Definition of advection in English:

advection

Syllabification: ad·vec·tion
Pronunciation: /adˈvekSHən
 
/

noun

  • The transfer of heat or matter by the flow of a fluid, especially horizontally in the atmosphere or the sea.
    More example sentences
    • The first is due to initial conductive cooling; in the second, heat advection is controlled by fluid circulation.
    • A spectacular form of heat advection occurs when molten rock, or magma, erupts from a volcano.
    • There are two processes that change: advection (i.e. transport of the water vapour by the air flow) diffusion (i.e. spreading out by molecular effects)

Derivatives

advect

verb
More example sentences
  • However, the general circulation in the Santa Barbara Channel tends to be cyclonic, which often advects cool surface waters eastward along the northern coasts of the Channel Islands.
  • As a result of this, in the northern hemisphere, polar air in the lower troposphere is frequently advected into middle latitudes and, occasionally, even as far as subtropical latitudes.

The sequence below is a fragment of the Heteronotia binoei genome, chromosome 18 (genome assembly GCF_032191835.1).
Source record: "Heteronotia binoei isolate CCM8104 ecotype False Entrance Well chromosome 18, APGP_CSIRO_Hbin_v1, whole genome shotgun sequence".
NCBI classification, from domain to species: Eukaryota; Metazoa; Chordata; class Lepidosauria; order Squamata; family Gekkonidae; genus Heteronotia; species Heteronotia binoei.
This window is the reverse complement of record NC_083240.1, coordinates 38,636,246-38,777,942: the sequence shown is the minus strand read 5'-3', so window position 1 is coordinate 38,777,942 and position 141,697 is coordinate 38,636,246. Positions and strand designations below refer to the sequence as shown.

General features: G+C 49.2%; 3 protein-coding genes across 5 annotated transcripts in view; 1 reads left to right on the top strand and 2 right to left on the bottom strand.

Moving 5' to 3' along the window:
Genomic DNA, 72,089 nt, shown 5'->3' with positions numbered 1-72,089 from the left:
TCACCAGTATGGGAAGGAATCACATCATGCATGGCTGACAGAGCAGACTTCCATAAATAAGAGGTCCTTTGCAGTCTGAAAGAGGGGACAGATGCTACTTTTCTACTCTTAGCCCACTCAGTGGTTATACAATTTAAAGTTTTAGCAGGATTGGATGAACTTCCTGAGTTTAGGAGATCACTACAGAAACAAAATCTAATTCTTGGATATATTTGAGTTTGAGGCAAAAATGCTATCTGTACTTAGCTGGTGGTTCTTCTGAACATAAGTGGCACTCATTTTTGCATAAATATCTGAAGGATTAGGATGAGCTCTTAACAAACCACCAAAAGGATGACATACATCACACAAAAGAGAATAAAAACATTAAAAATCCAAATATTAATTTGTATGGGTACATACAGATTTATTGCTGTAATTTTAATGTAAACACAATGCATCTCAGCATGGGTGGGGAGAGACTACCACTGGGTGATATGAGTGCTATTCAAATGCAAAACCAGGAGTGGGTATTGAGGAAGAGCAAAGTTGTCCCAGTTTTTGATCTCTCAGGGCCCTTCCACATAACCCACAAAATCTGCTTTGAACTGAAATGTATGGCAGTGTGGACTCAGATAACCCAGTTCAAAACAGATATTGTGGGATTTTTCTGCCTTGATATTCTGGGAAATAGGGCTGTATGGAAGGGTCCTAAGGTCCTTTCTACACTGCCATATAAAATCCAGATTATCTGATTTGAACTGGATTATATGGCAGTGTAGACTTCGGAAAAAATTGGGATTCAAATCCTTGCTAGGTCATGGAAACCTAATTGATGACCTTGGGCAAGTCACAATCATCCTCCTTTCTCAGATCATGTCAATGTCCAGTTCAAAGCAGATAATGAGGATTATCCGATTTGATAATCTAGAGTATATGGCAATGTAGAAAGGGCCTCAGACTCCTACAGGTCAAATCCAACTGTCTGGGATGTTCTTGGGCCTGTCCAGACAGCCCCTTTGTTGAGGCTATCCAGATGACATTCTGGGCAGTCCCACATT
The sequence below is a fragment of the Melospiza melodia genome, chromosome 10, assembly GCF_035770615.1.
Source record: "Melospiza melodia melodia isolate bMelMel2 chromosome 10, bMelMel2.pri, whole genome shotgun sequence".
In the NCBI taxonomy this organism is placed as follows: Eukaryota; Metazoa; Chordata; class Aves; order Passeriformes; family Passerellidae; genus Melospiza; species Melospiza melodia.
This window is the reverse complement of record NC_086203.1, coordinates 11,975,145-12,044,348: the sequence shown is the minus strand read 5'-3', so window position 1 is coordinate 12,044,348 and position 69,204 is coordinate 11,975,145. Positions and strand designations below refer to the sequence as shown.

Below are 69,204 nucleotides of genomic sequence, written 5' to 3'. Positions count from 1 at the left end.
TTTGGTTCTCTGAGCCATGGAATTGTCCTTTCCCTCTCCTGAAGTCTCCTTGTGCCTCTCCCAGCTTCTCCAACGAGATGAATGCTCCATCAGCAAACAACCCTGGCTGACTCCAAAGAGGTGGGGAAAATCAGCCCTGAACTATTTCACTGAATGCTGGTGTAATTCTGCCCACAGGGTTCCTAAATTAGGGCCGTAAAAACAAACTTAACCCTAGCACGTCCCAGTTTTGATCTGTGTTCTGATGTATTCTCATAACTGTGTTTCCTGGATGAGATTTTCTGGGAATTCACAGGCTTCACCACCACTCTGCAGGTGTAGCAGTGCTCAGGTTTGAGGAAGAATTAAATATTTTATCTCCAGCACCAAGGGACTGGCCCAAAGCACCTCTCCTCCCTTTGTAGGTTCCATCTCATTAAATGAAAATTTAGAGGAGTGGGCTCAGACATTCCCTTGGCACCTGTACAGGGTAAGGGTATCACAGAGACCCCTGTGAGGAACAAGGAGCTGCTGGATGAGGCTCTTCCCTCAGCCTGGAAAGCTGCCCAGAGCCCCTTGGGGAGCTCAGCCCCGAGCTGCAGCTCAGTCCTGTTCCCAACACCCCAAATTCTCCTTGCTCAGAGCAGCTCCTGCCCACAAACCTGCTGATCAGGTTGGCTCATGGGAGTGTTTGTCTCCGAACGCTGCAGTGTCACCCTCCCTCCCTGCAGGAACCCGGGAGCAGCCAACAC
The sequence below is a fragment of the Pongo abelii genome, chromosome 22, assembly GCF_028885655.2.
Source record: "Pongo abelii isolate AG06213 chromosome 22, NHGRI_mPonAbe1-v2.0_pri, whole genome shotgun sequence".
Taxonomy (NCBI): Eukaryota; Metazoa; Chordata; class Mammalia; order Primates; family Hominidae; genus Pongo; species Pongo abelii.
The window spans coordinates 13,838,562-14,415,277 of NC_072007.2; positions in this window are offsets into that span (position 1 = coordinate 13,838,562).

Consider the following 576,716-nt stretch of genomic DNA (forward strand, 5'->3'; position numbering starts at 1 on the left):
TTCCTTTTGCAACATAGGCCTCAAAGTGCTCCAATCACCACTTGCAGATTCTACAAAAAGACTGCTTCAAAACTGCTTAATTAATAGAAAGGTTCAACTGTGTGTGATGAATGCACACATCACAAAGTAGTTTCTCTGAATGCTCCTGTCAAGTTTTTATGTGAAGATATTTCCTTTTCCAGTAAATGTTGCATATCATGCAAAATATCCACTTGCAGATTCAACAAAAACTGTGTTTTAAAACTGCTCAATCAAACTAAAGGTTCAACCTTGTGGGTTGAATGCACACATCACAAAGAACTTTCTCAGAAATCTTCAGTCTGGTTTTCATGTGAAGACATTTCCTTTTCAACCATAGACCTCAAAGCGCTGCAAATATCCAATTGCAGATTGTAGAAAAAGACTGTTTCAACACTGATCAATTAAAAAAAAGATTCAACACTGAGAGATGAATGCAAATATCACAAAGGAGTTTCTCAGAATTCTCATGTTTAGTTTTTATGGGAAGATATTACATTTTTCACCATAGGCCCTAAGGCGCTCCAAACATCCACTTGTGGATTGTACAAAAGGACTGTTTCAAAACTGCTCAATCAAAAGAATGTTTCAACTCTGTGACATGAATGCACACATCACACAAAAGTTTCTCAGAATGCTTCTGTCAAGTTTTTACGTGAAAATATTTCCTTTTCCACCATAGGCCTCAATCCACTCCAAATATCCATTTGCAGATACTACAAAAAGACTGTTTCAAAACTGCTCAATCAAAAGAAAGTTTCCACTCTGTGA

• This moisture can be advected to the coast to feed storms and tornadoes.

advective

adjective
More example sentences
  • When dissolved solids are carried along with the flowing groundwater, the process is called advective transport or convection.
  • During summer, vertical advective processes appear to be limited to the upper 200 m, where upwelling in the open water leads to a doming structure.
  • Despite the thickness of this relatively stagnant water mass of more than 1000 m, the water age (time since last contact with the atmosphere) is only slightly more than a decade, indicating large-scale advective exchange.

Origin

early 20th century: from Latin advectio(n-), from advehere 'bring', from ad- 'to' + vehere 'carry'.

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